Customer Service – The Customer is always right?

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Hutch Morzaria
I have been involved in Customer Service, Telcos & the Internet since its birth, but unfortunately just missed out on the glory days of the ".dot com boom". An experienced manager of people and technology I am very interested in helping businesses and people grow and develop and have been writing about this for years.
Hutch Morzaria
Hutch Morzaria
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Working in Customer Service and Operations for the majority of my career this mantra has been something that I have very much tried to live my life by.  I have not taken it to extremes by looking at businesses providing me with shoddy service and abraiding them for their lack of service, but have always tried to go the extra mile for my customers not only to earn their loyalty and repeat business, but simply because it just seemed to make sense to me!

“The customer is always right”

Harry Gordon Selfridge (1909) – founder of Selfridge’s department store

“It is not the employer who pays the wages. Employers only handle the money. It is the customer who pays the wages.”

Henry Ford

Now I do not want to minimize this in any way, there have been many instances where providing that extra level of service has been extremely difficult and I am proud to say that in more than one instance I have turned a potentially Irate and Desperate customer into a raving fan, simply by going that extra mile.  Providing useful and relevant information to a client experiencing problems during the course of the issue has helped me more than once and sometimes calling back even if you do not have a new update means they know that you have not forgotten about them. Unfortunately there are many instances where the customer is not right and dealing with these situations is a lot more difficult.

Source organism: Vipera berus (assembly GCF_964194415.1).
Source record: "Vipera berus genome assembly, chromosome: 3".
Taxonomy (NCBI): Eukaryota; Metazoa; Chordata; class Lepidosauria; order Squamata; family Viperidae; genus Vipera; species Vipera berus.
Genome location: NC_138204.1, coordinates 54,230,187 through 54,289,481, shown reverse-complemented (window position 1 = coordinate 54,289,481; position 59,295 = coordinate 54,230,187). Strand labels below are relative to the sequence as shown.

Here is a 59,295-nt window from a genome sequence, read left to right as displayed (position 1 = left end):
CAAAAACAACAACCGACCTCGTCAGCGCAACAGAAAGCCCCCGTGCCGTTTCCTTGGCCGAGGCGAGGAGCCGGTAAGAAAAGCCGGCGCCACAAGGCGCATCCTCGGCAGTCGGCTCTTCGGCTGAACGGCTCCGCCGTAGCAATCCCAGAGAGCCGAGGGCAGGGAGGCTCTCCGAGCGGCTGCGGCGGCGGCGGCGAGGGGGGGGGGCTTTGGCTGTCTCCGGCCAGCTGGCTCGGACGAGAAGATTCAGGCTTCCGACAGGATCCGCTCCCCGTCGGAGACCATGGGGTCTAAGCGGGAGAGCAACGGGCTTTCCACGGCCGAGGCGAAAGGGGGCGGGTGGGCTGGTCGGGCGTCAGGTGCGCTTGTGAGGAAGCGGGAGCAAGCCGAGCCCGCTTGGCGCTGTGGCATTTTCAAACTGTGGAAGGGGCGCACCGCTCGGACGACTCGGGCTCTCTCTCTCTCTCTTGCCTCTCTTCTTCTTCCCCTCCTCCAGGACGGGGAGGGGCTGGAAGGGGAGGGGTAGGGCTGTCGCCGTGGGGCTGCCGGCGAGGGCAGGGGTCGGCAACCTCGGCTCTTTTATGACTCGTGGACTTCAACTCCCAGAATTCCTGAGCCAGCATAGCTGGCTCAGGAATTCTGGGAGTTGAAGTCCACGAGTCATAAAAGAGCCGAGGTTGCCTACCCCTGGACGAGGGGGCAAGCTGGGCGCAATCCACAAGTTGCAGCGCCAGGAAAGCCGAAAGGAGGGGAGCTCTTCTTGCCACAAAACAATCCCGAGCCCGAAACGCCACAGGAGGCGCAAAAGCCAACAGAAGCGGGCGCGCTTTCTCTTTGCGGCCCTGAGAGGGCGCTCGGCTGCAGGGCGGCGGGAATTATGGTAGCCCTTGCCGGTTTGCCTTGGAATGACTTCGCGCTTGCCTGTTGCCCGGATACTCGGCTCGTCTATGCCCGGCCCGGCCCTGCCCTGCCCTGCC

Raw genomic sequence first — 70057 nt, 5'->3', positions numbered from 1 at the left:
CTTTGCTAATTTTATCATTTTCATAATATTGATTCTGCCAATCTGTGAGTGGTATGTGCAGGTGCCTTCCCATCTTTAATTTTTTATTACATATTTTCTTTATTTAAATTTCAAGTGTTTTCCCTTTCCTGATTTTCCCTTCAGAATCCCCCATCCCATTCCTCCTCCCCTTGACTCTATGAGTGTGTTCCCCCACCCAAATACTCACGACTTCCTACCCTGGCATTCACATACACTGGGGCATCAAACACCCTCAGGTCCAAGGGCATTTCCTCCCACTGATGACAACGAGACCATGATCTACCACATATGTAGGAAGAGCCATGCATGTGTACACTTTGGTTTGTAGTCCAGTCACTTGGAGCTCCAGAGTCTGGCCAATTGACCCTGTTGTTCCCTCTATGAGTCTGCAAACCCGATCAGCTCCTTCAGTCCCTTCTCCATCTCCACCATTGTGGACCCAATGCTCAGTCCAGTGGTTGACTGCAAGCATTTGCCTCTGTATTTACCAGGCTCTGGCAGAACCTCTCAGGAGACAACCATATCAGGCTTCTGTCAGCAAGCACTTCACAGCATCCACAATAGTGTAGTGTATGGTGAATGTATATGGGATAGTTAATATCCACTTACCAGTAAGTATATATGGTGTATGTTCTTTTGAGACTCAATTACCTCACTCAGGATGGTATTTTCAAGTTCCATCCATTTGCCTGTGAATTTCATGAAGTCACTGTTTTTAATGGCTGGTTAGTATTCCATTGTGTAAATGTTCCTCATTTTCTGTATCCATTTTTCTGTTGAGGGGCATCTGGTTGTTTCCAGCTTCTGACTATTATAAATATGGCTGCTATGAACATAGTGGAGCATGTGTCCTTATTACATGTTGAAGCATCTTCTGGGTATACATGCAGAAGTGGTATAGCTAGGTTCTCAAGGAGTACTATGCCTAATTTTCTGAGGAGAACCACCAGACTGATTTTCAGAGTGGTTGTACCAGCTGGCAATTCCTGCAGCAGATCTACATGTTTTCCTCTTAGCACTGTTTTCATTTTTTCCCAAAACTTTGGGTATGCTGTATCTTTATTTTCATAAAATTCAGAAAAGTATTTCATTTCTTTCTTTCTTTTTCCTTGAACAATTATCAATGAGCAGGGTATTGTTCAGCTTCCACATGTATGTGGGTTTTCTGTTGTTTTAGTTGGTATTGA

Customer Service – It impacts your staff

When customers abuse your staff it is simply wrong.  There is never a justification for this and while you can tell your employees not to take it personally and that they are not mad at them, but rather the company, being called names and made to feel belittled is absolutely unjustifiable.  Your employees are really the key resource in your company.  It is not the what you manufacture, the service you sell or the product you maintain that actually defines your company, but rather the people that make those things and maintain them for you.  They are your true salespeople and your best resource.

When customer service impacts employee morale, your employees need to come first – while it might be difficult and costly to obtain a new customer, it is often significantly more costly to find and train a new employee.  In addition, by siding with the customer to the detriment of your staff, you impact your whole internal culture which has a knock on effect in many other ways.

It impacts your ability to help other customers

Isaac Asimov a great Science Fiction writer created what are now known as the three laws of robotics which are as follows:

  1. A robot may not injure a human being, or, through inaction, allow a human being to come to harm.
  2. A robot must obey the orders given it by human beings except where such orders would conflict with the First Law.
  3. A robot must protect its own existence as long as such protection does not conflict with the First or Second Laws.

These same laws can be very